When you start or grow your business, you will need to consider the business insurances you need. Different insurances will ensure your business is compliant with the latest legislation. For
The National Cyber Security Centre’s (NCSC) has recently re-launched it’s Small Business Guide. The Guide sets out five key areas for businesses to help improve their cyber security.
This new-look guidance arrives at a pertinent time when many organisations have moved their operations online due to the coronavirus pandemic. It highlights accessible and actionable steps for you to take which have little to no cost.
What is cyber security?
Cyber security is the means by which individuals and organisations reduce the risk of becoming victims of cyber attack.
Cyber security’s core aim is to protect the devices we all use, such as our smartphones, laptops, tablets and computers, and the services we access – both online and at work – from theft or damage.
From online banking and shopping, to email and social media, it’s more important than ever to take steps that can prevent cyber criminals getting hold of our accounts, passwords, data, and devices.
The five recommended areas of focus are:
- Backing up your data: Top tips include keeping a back-up of data separate, reading the Cloud Security guidance, and backing up regularly.
- Protecting from malware: Top tips include switching on firewalls, preventing staff downloading dodgy apps, and controlling how USBs can be used.
- Keeping your smartphones (and tablets) safe: Top tips include making sure devices can be wiped remotely, not connecting to unknown Wi-Fi networks and keeping device software up-to-date.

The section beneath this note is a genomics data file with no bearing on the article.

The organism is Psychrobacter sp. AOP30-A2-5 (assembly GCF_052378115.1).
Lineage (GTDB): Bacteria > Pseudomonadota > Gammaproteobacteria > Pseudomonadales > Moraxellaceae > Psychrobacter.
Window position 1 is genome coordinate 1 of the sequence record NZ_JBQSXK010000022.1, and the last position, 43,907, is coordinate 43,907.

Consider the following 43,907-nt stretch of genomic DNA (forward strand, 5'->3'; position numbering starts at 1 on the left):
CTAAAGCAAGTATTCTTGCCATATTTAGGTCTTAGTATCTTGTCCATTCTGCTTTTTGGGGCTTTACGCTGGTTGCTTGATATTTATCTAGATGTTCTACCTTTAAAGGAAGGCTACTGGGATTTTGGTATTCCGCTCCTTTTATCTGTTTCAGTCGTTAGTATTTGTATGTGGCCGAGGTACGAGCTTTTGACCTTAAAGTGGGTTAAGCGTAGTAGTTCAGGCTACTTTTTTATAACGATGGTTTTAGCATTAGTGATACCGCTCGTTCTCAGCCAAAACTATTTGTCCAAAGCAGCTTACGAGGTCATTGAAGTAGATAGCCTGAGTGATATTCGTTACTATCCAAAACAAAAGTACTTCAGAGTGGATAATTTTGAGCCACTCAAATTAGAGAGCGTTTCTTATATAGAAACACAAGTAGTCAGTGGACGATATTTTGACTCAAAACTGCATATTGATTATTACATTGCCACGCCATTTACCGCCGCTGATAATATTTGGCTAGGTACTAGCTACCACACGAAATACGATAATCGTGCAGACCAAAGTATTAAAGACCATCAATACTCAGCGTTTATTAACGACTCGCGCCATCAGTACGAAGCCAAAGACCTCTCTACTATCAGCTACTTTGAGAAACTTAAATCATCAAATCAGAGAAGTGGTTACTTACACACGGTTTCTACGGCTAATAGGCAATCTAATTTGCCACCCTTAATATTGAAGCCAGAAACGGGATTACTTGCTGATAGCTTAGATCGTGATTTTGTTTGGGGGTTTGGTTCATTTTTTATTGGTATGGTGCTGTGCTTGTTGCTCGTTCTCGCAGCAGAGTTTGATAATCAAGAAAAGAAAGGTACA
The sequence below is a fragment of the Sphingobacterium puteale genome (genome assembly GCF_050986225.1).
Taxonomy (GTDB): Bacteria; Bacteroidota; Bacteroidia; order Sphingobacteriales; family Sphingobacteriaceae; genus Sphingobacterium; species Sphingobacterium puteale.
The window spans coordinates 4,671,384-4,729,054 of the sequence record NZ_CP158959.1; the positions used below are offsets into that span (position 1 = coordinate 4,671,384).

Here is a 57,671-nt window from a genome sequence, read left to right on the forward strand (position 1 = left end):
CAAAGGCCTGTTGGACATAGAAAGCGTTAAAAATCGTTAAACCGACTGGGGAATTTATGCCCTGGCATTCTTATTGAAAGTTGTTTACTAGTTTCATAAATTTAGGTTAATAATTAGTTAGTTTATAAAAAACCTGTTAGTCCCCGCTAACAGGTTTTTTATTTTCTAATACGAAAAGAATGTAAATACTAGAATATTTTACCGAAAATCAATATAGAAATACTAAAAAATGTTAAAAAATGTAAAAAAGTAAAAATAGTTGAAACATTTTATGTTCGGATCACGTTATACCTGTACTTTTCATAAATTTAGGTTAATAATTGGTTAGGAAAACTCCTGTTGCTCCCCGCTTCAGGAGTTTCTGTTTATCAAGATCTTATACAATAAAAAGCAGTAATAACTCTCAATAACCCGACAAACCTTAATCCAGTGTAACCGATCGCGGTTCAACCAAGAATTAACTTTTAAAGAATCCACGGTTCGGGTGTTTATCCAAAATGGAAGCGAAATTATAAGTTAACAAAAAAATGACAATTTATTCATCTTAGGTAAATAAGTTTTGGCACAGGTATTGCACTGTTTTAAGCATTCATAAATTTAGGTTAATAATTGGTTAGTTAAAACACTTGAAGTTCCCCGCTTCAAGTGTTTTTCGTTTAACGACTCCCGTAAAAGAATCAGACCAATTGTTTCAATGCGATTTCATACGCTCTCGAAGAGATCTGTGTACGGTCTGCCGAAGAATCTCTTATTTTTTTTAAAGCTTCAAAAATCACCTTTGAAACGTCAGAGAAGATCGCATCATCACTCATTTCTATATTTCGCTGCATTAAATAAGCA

- Using passwords to protect your data: Top tips include avoiding predictable passwords, using two-factor authentication, and changing default passwords.
- Avoid phishing attacks: Top tips include checking for obvious signs of phishing, reporting all attacks, and testing resilience using the Exercise in a Box tool
The cost of doing nothing!
Earlier this year, a survey by the Department for Digital, Culture, Media and Sport (DCMS) found around half of micro and small businesses (52%) reported falling victim to a cyber security breach or cyber attack in the past year. The average cost to these businesses was nearly £1,000 – rising to more than £3,000 for some. Make sure you are not one of them by taking a look at the NCSC’s tailored advice and guidance to support all organisations, including how they can securely move their physical operations online and safely scale-up home working.
There is bespoke advice available too for the self-employed and sole traders.